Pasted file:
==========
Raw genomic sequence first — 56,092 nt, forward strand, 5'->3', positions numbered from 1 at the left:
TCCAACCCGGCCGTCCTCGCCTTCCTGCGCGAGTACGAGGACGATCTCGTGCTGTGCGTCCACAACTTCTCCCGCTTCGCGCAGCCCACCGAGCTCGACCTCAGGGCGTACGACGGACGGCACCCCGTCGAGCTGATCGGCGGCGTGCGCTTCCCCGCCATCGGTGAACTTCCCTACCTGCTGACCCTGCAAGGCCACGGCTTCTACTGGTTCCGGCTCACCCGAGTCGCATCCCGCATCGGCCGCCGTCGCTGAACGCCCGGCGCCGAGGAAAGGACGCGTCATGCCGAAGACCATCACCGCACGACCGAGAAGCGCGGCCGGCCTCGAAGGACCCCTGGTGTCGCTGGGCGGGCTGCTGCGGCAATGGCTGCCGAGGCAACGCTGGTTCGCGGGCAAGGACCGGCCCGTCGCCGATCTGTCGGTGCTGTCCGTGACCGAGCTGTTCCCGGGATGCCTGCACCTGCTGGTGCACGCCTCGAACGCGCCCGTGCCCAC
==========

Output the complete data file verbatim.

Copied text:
Raw genomic sequence first — 56,092 nt, forward strand, 5'->3', positions numbered from 1 at the left:
TCCAACCCGGCCGTCCTCGCCTTCCTGCGCGAGTACGAGGACGATCTCGTGCTGTGCGTCCACAACTTCTCCCGCTTCGCGCAGCCCACCGAGCTCGACCTCAGGGCGTACGACGGACGGCACCCCGTCGAGCTGATCGGCGGCGTGCGCTTCCCCGCCATCGGTGAACTTCCCTACCTGCTGACCCTGCAAGGCCACGGCTTCTACTGGTTCCGGCTCACCCGAGTCGCATCCCGCATCGGCCGCCGTCGCTGAACGCCCGGCGCCGAGGAAAGGACGCGTCATGCCGAAGACCATCACCGCACGACCGAGAAGCGCGGCCGGCCTCGAAGGACCCCTGGTGTCGCTGGGCGGGCTGCTGCGGCAATGGCTGCCGAGGCAACGCTGGTTCGCGGGCAAGGACCGGCCCGTCGCCGATCTGTCGGTGCTGTCCGTGACCGAGCTGTTCCCGGGATGCCTGCACCTGCTGGTGCACGCCTCGAACGCGCCCGTGCCCAC